Former U.S. Secretary of State Hillary Clinton won victories in four of the five states Tuesday, with large support from black voters in southern states including Florida and North Carolina. But her African-American support was not as strong above the Mason-Dixon line where Clinton won less than 70 percent of the vote among black voters, underscoring a northern-southern divide with a key Democratic constituency.

Black voters in Michigan, Ohio and Pennsylvania helped propel President Barack Obama to victory in 2012, when black voter turnout rates surpassed white voter rates for the first time. While Clinton has enjoyed the overwhelming support of black voters in southern states, those traditionally red states are unlikely to help the Democratic nominee during the general election, making black voter support and turnout in northern states key for the Democratic Party in November.

Clinton picked up wins in Florida, North Carolina, Ohio and Illinois. The race in Missouri remains too close to call but Clinton is projected to win in the state. In those states, cities with large black communities including Chicago with 32.9 percent African-American residents, Cleveland with 53.3 percent, St. Louis with 49.2 percent, Fayetteville, North Carolina, with 41.9 percent and Miami Gardens, Florida, with 76.3 percent, could serve as bellwethers for how Clinton is being viewed by voters heading into the general election and whether Democrats will be able to count on black voters to turn out in large numbers in swing states in November.

Eight out of 10 black voters supported Clinton in North Carolina, while in Florida she picked up over almost 80 percent of the black vote, according to national exit polls cited by FiveThirtyEight. In Illinois, Clinton picked up support from 70 percent of black voters, while support dropped to 68 percent from black voters in Ohio. In Missouri, where black Democrats make up one-fifth of the party's voters, she picked up approximately 65 percent support from black voters to Sanders' 33 percent, a near repeat of results in Michigan last week.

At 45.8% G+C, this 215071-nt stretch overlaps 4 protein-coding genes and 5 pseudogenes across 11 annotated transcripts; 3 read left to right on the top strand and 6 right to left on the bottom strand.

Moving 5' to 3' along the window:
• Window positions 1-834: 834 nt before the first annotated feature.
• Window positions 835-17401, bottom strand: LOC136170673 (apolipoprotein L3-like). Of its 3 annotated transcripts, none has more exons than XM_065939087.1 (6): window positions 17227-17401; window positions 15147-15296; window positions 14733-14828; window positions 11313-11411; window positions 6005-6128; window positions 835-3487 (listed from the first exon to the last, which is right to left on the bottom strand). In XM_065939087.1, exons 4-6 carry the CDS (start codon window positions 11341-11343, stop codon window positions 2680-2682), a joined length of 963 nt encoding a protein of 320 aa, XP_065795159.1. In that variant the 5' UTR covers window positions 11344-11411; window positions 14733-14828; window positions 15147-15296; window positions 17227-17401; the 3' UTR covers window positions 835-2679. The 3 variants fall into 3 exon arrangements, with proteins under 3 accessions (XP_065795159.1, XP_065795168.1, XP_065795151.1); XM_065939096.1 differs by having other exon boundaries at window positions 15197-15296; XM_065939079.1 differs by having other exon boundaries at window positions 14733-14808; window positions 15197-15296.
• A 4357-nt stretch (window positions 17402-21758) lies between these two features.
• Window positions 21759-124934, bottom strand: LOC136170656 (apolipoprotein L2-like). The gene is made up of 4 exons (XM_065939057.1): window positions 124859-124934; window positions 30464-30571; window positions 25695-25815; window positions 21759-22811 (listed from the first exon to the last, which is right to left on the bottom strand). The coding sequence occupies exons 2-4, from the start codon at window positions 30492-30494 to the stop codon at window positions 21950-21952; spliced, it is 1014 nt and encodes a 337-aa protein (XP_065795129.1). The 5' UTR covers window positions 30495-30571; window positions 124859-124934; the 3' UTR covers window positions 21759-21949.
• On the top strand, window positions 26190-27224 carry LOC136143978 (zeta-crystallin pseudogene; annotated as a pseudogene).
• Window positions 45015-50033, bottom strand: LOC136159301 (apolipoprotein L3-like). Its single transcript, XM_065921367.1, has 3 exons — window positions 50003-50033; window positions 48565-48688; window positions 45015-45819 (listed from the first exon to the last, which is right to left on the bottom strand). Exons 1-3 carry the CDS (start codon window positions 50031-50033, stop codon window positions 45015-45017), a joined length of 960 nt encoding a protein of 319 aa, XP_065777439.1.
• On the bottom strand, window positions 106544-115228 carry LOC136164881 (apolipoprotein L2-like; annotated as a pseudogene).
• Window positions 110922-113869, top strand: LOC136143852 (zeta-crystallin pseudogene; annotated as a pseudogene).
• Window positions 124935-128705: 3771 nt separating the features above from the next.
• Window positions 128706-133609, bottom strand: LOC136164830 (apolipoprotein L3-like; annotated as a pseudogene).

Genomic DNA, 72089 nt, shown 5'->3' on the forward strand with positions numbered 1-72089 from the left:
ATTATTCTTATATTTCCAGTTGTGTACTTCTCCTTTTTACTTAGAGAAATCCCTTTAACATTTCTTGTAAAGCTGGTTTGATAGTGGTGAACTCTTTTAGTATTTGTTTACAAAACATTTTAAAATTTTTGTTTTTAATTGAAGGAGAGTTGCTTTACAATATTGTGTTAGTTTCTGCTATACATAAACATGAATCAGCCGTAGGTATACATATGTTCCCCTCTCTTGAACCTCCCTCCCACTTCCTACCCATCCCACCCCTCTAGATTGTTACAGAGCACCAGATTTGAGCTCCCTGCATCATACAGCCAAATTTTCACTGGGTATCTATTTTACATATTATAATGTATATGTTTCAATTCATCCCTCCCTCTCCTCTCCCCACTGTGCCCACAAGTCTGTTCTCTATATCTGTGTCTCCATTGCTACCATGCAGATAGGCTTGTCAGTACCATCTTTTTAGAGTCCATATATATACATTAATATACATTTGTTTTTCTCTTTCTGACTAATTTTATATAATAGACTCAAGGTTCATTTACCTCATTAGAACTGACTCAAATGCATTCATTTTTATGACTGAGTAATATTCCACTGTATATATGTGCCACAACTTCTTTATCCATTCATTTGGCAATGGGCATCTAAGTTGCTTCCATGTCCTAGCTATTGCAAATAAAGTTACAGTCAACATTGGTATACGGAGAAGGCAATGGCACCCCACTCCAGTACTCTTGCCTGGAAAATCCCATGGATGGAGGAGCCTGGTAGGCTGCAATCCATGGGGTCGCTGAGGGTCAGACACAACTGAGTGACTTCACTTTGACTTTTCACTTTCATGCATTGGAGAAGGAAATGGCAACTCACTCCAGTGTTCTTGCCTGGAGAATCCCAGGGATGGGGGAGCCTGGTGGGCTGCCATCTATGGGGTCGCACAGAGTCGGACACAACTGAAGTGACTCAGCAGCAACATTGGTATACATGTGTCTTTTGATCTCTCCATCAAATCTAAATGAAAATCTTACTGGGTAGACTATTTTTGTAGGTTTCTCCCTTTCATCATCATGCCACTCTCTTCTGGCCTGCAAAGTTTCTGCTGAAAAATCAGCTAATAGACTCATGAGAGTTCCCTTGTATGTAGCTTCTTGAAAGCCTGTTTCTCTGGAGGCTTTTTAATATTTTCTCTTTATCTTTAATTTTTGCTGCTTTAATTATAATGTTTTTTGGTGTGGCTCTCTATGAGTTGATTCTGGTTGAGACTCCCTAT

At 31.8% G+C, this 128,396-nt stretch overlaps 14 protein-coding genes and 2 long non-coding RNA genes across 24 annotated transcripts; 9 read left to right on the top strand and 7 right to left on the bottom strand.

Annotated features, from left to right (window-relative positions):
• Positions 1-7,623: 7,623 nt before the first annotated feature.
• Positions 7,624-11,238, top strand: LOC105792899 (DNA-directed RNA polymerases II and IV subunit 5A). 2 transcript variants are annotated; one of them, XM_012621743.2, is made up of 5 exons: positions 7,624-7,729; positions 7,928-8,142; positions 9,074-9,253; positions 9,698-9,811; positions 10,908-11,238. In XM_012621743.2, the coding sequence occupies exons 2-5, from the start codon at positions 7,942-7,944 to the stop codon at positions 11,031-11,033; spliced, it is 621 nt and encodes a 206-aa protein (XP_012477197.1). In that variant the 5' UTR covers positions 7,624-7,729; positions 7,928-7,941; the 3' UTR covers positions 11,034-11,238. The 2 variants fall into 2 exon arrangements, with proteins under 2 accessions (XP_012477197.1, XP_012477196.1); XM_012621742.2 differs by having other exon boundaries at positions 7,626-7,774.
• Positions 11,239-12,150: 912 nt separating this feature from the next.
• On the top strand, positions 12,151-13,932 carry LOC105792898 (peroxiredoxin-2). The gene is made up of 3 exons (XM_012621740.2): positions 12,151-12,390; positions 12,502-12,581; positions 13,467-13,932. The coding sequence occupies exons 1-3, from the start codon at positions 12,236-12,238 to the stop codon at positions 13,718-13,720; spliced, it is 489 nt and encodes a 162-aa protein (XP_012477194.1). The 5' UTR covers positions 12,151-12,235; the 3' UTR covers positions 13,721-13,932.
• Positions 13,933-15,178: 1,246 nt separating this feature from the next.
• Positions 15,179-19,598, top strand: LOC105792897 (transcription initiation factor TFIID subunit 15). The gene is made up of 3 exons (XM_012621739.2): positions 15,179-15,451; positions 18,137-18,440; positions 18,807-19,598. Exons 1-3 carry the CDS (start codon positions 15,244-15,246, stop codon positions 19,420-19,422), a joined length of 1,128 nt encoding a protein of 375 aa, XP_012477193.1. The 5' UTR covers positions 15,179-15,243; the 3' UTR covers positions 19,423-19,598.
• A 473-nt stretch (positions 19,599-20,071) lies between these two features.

Clinton has won the black vote by wide margins in many southern states, such as in South Carolina, where she got 73.5 percent to Bernie Sanders' 6 percent, but support narrows in northern states where black voters make up a smaller percentage of the Democratic base. Black voters make up 12 percent of the U.S. population, but they made up 13 percent of the electorate in 2012.

After Sanders’ surprise win last week in Michigan, Clinton’s campaign will be closely watching to see how she can gain a larger percentage of support in northern states. While Clinton captured the black vote in Michigan, 65 percent to 31 percent, it was a smaller margin than seen in earlier primaries held in southern states, the Detroit Free Press reported. Black voters made up less than a quarter of voters in Michigan.

Older black voters have overwhelmingly supported Clinton, while younger voters are more likely to be torn between the two Democratic candidates. Clinton has focused campaign efforts on reaching out to black communities, building on her husband Bill Clinton's success with black voters during his two terms in office from 1993 to 2001. Sanders has highlighted his own work during the civil rights movement in an effort to appeal to voters.